Yours could have an underlying medical cause. It could be due to poor sleep hygiene (the habits surrounding and supporting, or undermining, your sleep). Your undesired wakefulness may also be worsened by stress, anxiety, medications, or diet.
If you can't fall asleep until 4 a.m., poor sleep hygiene habits like late-night caffeine and bright light could also be keeping you awake. You may have delayed sleep phase disorder, when your circadian rhythm runs later than usual.
There is no set number of hours of sleep that qualifies someone as having insomnia because each person has different sleep needs. Generally, adults are recommended to get 7 hours of sleep each night.
Middle-of-the-night awakenings can be caused by medical conditions like sleep apnea, chronic pain or gastroesophageal reflux disease (GERD). Older adults are more likely to wake up overnight. Hot flashes from menopause and some prostate conditions that cause frequent urination can drive people out of bed.
Anxiety, stress, and depression are some of the most common causes of chronic insomnia. Having difficulty sleeping can also make anxiety, stress, and depression symptoms worse. Other common emotional and psychological causes include anger, worry, grief, bipolar disorder, and trauma.
The implications of interrupted sleep can be significant with impacts not just on sleep quality but also numerous aspects of individual health. People who have interrupted sleep tend not to get enough overall sleep. Research has found a strong correlation between sleep continuity and total sleep time.
There are a few ways that experts identify insomnia. The most common way is to classify insomnia by duration. Insomnia lasting less than a month is referred to as transient insomnia; between one and six months is called short-term insomnia, and more than six months is chronic insomnia.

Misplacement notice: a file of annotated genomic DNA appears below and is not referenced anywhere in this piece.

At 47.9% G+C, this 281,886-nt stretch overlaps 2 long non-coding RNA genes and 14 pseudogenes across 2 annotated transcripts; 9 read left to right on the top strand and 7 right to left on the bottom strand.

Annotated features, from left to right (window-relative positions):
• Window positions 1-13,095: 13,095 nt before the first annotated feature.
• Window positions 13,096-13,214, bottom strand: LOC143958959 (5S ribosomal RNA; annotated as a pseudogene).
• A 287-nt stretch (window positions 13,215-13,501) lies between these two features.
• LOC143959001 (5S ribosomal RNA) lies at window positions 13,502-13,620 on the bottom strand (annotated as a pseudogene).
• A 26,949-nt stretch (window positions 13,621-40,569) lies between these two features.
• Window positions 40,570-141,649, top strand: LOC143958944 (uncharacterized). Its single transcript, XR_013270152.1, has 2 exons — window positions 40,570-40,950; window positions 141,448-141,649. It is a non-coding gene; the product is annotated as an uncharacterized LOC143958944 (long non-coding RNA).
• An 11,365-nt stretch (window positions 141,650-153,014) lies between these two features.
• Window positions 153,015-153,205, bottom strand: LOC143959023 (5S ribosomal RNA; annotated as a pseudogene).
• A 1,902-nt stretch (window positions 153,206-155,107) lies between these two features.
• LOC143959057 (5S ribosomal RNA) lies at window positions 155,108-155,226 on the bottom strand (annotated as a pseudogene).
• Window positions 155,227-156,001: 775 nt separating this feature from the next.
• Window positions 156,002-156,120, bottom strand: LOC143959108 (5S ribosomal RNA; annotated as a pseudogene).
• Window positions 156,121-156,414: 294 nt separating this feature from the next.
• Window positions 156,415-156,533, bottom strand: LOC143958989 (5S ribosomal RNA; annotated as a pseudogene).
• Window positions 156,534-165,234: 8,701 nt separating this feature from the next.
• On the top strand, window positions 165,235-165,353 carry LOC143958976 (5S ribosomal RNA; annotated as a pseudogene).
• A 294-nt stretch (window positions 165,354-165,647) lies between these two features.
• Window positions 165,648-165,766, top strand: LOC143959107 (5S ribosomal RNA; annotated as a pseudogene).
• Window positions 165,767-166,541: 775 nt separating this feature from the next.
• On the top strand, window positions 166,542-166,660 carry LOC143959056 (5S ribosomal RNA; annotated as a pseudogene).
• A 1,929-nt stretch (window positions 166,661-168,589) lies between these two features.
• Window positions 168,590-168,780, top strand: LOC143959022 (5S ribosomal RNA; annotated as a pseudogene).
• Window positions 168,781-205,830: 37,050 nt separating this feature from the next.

Sleep maintenance insomnia describes an inability to stay asleep through the night. Most often, this means waking up at least once during the night and struggling to get back to sleep for at least 20-30 minutes.
Insomnia Is Common in Older Adults
Insomnia is the most common sleep problem in adults age 60 and older. People with this condition have trouble falling asleep and staying asleep. Insomnia can last for days, months, and even years.
People with ADHD frequently report having trouble waking up in the morning. For help getting out of bed, try using light therapy or plan something enjoyable for when you get out of bed, such as exercise or a nice breakfast.
Many people with insomnia think they sleep much less than they actually do. They tend to misjudge how long it takes for them to fall asleep and how often they wake up during the night. Sometimes people can even mistake being asleep for being awake.
Is insomnia a mental health condition? According to the National Alliance on Mental Illness, it is rare for insomnia to be an isolated medical or mental health condition. Insomnia is usually a symptom of another condition or a result of lifestyle or environmental factors, such as a work schedule or stress.
Common causes of chronic insomnia include: Stress. Concerns about work, school, health, finances or family can keep your mind active at night, making it difficult to sleep. Stressful life events or trauma — such as the death or illness of a loved one, divorce, or a job loss — also may lead to insomnia.
“People with insomnia will report that they don't sleep at all, but that's physically impossible, as you can't go night after night without sleeping,” says Gerard J. Meskill, MD, a neurologist and sleep disorders specialist with the Tricoastal Narcolepsy and Sleep Disorders Center in Sugar Land, Texas.
If you are struggling to fall asleep remember the 20-minute rule. If you are unable to fall asleep after 20 minutes of trying, take a break. Move to a different bed or the couch, pull out a book and read until your eyes are tired, or go to your kitchen for some water. After this break return to your bed try again.
As we age, this can become a greater problem. Insomnia is one of the most common sleep disorders in seniors. Up to 48% of older adults experience symptoms of insomnia.
No matter what your age, insomnia usually is treatable. The key often lies in changes to your routine during the day and when you go to bed.
Treating insomnia typically involves sleep-inducing medication, cognitive behavioral therapy for insomnia (CBT-i), or a combination of both of these measures. Positive lifestyle changes may alleviate symptoms for some people, as well.
Sleeping beyond the 90-minute cycle may mean you fall deeper into your sleep cycle and will find it much harder to wake up. The best answer to this question is that some sleep is always better than none. Trying to get in a power nap or achieving that full 90-minute cycle is better for you than no sleep at all.
And not just chronic lack of sleep, but a single night of lost sleep. While many people may have heard that sleep deprivation can affect things like metabolism and memory, research is also showing that it can strongly affect anxiety, Alzheimer's risk, and even chronic health at the level of our genes.